A standing wave is a pattern which results from the interference of two or more waves traveling in the same medium. All standing waves are characterized by positions along the medium which are standing still. Such positions are referred to as nodes. Standing waves are also characterized by antinodes. These are positions along the medium where the particles oscillate about their equilibrium position with maximum amplitude. Standing wave patterns are always characterized by an alternating pattern of nodes and antinodes.
Transverse waves on a string
Standing waves of many different wavelengths can be produced on a string with two fixed ends, as long as an integral number of half wavelengths fits into the length of the string. For a standing wave on a string of length L with two fixed ends
L = n(λ/2), n = 1,2,3,... .
For a string the speed of the waves is a function of the mass per unit length μ = m/L of the string and the tension F in the string.
In this lab, waves on a string with two fixed ends will be generated by a string vibrator. The waves will all have a frequency of 120 Hz. Their wavelength is given by λ = v/f. Since the frequency is fixed, the wavelength of the waves can only be changed by changing the speed of the waves. Students will adjust the tension in the string until 1, 2, or 3 half wavelength of a wave with f = 120 Hz fit into the length of the string. Then 120 Hz is a natural frequency of the string and the vibrator drives the string into resonance. The amplitude increases and the standing waves can easily be observed.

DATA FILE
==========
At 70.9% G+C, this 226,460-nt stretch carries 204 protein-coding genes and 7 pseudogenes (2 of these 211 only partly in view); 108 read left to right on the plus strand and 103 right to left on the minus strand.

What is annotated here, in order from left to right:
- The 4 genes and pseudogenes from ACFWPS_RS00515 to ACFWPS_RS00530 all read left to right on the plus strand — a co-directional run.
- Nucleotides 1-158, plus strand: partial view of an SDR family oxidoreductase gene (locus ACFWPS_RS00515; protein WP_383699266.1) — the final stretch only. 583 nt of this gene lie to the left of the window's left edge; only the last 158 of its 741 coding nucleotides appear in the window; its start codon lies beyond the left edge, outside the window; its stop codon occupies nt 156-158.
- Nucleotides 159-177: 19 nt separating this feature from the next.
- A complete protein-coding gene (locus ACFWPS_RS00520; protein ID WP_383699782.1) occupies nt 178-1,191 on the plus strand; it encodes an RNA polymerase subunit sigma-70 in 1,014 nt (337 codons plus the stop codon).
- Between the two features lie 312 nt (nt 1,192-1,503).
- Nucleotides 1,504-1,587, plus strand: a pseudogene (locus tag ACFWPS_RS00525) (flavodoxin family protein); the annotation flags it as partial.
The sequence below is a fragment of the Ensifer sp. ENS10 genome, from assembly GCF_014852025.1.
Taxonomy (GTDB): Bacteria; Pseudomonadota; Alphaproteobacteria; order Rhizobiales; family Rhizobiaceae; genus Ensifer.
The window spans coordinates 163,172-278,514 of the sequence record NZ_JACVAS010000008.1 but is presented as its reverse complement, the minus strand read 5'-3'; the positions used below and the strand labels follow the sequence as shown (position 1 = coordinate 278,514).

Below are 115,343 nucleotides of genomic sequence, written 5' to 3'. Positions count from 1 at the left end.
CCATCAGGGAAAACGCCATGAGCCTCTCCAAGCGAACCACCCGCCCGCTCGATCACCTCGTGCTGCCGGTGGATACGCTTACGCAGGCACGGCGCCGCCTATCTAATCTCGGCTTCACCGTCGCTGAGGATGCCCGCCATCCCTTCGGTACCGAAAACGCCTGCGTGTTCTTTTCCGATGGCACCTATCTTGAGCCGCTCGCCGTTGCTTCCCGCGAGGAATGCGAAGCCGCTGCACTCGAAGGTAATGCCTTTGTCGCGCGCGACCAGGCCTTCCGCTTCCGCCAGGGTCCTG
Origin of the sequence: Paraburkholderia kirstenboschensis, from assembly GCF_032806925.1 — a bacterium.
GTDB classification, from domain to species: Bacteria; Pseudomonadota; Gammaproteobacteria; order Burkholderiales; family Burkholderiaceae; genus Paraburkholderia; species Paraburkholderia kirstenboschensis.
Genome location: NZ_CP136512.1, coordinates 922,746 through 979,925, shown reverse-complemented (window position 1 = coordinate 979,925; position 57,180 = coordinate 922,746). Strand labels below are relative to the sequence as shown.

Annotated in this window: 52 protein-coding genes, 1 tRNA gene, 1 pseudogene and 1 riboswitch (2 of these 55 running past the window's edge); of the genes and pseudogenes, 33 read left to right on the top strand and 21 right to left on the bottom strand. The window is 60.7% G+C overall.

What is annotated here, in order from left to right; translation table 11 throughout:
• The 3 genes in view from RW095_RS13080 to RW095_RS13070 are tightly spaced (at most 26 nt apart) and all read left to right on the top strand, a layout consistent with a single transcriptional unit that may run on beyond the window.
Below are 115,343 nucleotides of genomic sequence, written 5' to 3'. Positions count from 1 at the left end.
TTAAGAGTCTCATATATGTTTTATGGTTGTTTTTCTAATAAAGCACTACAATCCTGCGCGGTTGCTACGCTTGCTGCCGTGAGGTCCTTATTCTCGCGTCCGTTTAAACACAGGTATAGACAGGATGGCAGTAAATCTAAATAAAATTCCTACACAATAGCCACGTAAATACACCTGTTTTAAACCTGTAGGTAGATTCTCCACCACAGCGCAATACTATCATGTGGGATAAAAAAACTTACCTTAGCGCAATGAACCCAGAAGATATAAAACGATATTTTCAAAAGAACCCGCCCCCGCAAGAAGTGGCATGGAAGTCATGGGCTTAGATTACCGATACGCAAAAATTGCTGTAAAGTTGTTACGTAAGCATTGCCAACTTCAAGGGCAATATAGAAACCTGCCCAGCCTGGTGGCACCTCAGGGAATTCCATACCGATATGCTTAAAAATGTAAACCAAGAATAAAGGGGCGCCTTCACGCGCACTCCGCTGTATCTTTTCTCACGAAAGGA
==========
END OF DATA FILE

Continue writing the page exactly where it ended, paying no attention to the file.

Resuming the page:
Given: f = 120 Hz.
Measure: tension F, for λ = L/2, L, 2L/3
Calculate: the mass per unit length μ of the string, using v = λf, μ = F/v2.
Experiment: Standing waves on a string
|n||measured L (m)||λn = 2L/n (m)||speed vn
|hanging mass at
F = mg (N)
|Fundamental: (n = 1)||1|
|Second harmonic: (n = 2)||2|
|Third Harmonic: (n = 3)||3|
Calculate the mass per unit length μ of the string using μ = F/v2. Average the values obtained from your three measurements and estimate the uncertainty in this average value.
How do your values of μ obtained from the three measurements compare? In your opinion, are they equal within experimental uncertainties. If not, what do you think can explain the differences?
Open Microsoft Word and prepare a short report.
Summarize the experiment.
Show your table and comment on your results.
Address the points highlighted in blue. Answer all questions.